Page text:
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19 Aug 15. Foreign sales could bolster JLTV programme. A builder for the Pentagon’s Joint Light Tactical Vehicle (JLTV) could be announced in the coming weeks, and although the winner must first focus on producing vehicles for the US Army and US Marine Corps (USMC), there is significant potential for international sales as well.
AM General, Lockheed Martin, and Oshkosh have been competing to replace the Humvee since development phase contracts were awarded in 2012, and Pentagon equipment buyers on 25 August are scheduled to decide on moving the JLTV programme forward, after which a low-rate initial production deal would go to the winner. JLTV’s total acquisition cost is estimated to be about USD30bn over more than 20 years. (Source: IHS Jane’s)
20 Aug 15. Ukraine conflict drives German tank orders. Germany has halted the decommissioning of the Bundeswehr’s main battle tank, the Leopard 2. Nato’s eastern European members are displaying “concrete interest” in buying German heavy weaponry, one of the country’s largest defence groups has revealed, as the Ukraine conflict exposes gaps in conventional deterrence. Frank Haun, chief executive of KMW, the Munich-based manufacturer of the Bundeswehr’s Leopard tank, has told the Financial Times: “In the eastern EU and Nato countries, there is very concrete interest in the establishment or upgrading of specific capabilities. Nato is aware of the deficiencies in its conventional deterrent capability.”
Military action by Russian-backed groups against Ukrainian government forces has started to nudge policymakers back towards weaponry designed to resist a land assault, manufacturers and analysts added.
For Rheinmetall, the Düsseldorf-based defence and automotive company that supplies the cannon, ammunition and firing system for the Leopard tank, the Ukraine crisis has also spurred procurement.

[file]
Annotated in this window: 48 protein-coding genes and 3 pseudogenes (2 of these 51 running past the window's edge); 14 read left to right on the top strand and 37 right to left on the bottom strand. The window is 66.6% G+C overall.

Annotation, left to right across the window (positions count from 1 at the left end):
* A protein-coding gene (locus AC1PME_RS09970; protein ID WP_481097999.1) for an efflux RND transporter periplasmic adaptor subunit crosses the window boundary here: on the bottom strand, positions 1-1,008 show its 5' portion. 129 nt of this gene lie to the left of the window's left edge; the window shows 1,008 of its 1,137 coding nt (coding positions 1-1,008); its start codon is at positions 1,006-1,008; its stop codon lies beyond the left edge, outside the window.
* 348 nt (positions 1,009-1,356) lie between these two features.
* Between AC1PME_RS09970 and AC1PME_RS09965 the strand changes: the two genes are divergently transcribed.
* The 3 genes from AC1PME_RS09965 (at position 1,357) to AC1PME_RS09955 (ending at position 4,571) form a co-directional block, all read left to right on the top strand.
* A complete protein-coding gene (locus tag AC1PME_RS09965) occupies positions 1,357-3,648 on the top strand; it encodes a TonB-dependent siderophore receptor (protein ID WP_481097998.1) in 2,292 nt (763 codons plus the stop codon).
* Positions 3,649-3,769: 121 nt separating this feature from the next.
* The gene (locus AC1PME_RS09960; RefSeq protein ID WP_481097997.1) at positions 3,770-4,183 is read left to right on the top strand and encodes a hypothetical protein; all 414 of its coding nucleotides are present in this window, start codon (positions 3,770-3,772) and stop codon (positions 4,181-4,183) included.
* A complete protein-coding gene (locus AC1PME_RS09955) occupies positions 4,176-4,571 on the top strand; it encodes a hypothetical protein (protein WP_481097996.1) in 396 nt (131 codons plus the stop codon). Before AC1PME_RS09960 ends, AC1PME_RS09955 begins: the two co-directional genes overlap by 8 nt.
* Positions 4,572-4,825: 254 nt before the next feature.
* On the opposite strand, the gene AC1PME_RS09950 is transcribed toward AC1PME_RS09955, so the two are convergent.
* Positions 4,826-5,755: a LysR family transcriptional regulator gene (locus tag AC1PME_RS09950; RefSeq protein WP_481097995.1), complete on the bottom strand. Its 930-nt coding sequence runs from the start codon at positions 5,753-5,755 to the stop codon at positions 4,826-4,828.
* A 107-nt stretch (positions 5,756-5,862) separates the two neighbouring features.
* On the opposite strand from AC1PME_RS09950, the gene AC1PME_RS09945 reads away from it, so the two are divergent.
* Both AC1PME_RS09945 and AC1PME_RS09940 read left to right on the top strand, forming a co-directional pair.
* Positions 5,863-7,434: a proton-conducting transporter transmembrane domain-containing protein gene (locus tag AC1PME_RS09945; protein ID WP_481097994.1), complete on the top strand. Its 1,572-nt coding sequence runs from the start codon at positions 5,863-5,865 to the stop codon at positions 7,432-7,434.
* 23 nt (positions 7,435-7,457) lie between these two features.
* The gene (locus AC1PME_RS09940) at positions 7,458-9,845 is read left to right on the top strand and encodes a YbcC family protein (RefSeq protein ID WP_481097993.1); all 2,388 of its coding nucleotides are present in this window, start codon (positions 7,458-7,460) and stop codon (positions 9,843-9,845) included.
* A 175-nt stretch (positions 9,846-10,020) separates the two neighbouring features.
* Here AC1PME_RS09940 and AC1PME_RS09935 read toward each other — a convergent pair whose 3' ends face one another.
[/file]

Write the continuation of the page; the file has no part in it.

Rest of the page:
Rheinmetall said: “Ukraine has given defence a political shove.” Defence sales grew by 18 per cent to €1bn in the first half of this year, while Rheinmetall’s operational loss fell from €52m to €27m, according to interim results published this month. The group is anticipating sales of €2.4bn for its defence division this year, at the upper end of its previous forecast.
KMW’s turnover declined from €790m in 2013 to €750m last year, but the company is privately held and does not disclose more up-to-date sales or profit figures.
Until recently, all of Germany’s defence contractors had been suffering from years of dwindling EU military spending despite collectively being the largest arms exporters after the US, Russia and China.
Ursula von der Leyen, Germany’s defence minister, said earlier this year that the country’s defence priorities had to shift in response to Russia’s “hybrid conduct of war”.
Ukraine has prompted Germany and other Nato countries to review their land forces, paying closer attention not just to tanks but to armoured vehicles that can be used to deploy troops rapidly. Asked what equipment was attracting interest from customers, Mr Haun of KMW said: “Simply put, what would deter a potential aggressor from risking a conventional war? It’s combat tanks and armoured personnel carriers, heavy artillery and heavily armoured wheeled vehicles.”
Germany, which is supplying a large proportion of the troops for Nato’s new rapid reaction force, has halted the decommissioning of the Bundeswehr’s main battle tank, the Leopard 2. Ms von der Leyen is spending €22m to raise the number of Leopard 2 tanks in service from 225 to 328.
This newer version of the Leopard, which weighs about 64 tonnes and is 2.6m high, was most recently used in a combat deployment by Canadian forces in Afghanistan.
Germany’s defence ministry is now considering the procurement of an upgraded model, with improved features including better